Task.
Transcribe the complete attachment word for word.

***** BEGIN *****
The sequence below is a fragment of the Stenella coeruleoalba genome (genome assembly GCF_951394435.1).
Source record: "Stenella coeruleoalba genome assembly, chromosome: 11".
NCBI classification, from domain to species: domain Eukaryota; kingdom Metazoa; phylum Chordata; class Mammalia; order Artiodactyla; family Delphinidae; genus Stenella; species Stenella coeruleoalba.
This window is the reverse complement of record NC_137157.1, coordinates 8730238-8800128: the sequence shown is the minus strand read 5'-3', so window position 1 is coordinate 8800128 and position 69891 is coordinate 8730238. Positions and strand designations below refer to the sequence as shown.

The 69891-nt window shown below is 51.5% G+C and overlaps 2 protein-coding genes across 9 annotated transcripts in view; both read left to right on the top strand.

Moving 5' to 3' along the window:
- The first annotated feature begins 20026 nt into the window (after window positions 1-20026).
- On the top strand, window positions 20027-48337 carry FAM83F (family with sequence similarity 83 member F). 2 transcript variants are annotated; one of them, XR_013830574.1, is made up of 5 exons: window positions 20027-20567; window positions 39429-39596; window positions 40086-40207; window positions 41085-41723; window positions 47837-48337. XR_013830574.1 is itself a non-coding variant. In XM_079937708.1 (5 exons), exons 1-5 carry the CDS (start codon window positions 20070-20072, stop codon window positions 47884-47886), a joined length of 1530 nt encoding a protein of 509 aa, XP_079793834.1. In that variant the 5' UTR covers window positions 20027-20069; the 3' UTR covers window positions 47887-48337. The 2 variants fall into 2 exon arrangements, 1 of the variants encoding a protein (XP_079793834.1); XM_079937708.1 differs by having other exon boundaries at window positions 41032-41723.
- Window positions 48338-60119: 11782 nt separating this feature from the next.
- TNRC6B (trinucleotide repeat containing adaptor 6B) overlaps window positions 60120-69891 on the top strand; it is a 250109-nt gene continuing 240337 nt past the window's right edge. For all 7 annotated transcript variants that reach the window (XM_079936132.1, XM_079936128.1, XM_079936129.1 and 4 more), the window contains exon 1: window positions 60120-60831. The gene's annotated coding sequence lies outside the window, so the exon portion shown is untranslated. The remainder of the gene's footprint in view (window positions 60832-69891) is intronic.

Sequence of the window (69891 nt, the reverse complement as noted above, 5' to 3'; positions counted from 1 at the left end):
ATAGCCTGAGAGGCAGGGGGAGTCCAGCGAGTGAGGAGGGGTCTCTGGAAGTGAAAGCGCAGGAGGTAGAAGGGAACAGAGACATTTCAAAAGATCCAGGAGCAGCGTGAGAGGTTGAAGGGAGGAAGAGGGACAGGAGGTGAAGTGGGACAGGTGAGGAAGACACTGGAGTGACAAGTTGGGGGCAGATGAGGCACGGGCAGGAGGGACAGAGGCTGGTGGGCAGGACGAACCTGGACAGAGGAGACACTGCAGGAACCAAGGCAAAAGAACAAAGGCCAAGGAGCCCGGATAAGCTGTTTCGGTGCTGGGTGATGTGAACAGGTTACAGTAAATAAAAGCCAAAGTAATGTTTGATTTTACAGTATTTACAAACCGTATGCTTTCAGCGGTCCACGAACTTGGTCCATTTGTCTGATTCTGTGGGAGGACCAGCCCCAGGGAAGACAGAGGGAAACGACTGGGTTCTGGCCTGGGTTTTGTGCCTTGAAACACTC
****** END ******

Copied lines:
The sequence below is a fragment of the Stenella coeruleoalba genome (genome assembly GCF_951394435.1).
Source record: "Stenella coeruleoalba genome assembly, chromosome: 11".
NCBI classification, from domain to species: domain Eukaryota; kingdom Metazoa; phylum Chordata; class Mammalia; order Artiodactyla; family Delphinidae; genus Stenella; species Stenella coeruleoalba.
This window is the reverse complement of record NC_137157.1, coordinates 8730238-8800128: the sequence shown is the minus strand read 5'-3', so window position 1 is coordinate 8800128 and position 69891 is coordinate 8730238. Positions and strand designations below refer to the sequence as shown.

The 69891-nt window shown below is 51.5% G+C and overlaps 2 protein-coding genes across 9 annotated transcripts in view; both read left to right on the top strand.

Moving 5' to 3' along the window:
- The first annotated feature begins 20026 nt into the window (after window positions 1-20026).
- On the top strand, window positions 20027-48337 carry FAM83F (family with sequence similarity 83 member F). 2 transcript variants are annotated; one of them, XR_013830574.1, is made up of 5 exons: window positions 20027-20567; window positions 39429-39596; window positions 40086-40207; window positions 41085-41723; window positions 47837-48337. XR_013830574.1 is itself a non-coding variant. In XM_079937708.1 (5 exons), exons 1-5 carry the CDS (start codon window positions 20070-20072, stop codon window positions 47884-47886), a joined length of 1530 nt encoding a protein of 509 aa, XP_079793834.1. In that variant the 5' UTR covers window positions 20027-20069; the 3' UTR covers window positions 47887-48337. The 2 variants fall into 2 exon arrangements, 1 of the variants encoding a protein (XP_079793834.1); XM_079937708.1 differs by having other exon boundaries at window positions 41032-41723.
- Window positions 48338-60119: 11782 nt separating this feature from the next.
- TNRC6B (trinucleotide repeat containing adaptor 6B) overlaps window positions 60120-69891 on the top strand; it is a 250109-nt gene continuing 240337 nt past the window's right edge. For all 7 annotated transcript variants that reach the window (XM_079936132.1, XM_079936128.1, XM_079936129.1 and 4 more), the window contains exon 1: window positions 60120-60831. The gene's annotated coding sequence lies outside the window, so the exon portion shown is untranslated. The remainder of the gene's footprint in view (window positions 60832-69891) is intronic.

Sequence of the window (69891 nt, the reverse complement as noted above, 5' to 3'; positions counted from 1 at the left end):
ATAGCCTGAGAGGCAGGGGGAGTCCAGCGAGTGAGGAGGGGTCTCTGGAAGTGAAAGCGCAGGAGGTAGAAGGGAACAGAGACATTTCAAAAGATCCAGGAGCAGCGTGAGAGGTTGAAGGGAGGAAGAGGGACAGGAGGTGAAGTGGGACAGGTGAGGAAGACACTGGAGTGACAAGTTGGGGGCAGATGAGGCACGGGCAGGAGGGACAGAGGCTGGTGGGCAGGACGAACCTGGACAGAGGAGACACTGCAGGAACCAAGGCAAAAGAACAAAGGCCAAGGAGCCCGGATAAGCTGTTTCGGTGCTGGGTGATGTGAACAGGTTACAGTAAATAAAAGCCAAAGTAATGTTTGATTTTACAGTATTTACAAACCGTATGCTTTCAGCGGTCCACGAACTTGGTCCATTTGTCTGATTCTGTGGGAGGACCAGCCCCAGGGAAGACAGAGGGAAACGACTGGGTTCTGGCCTGGGTTTTGTGCCTTGAAACACTC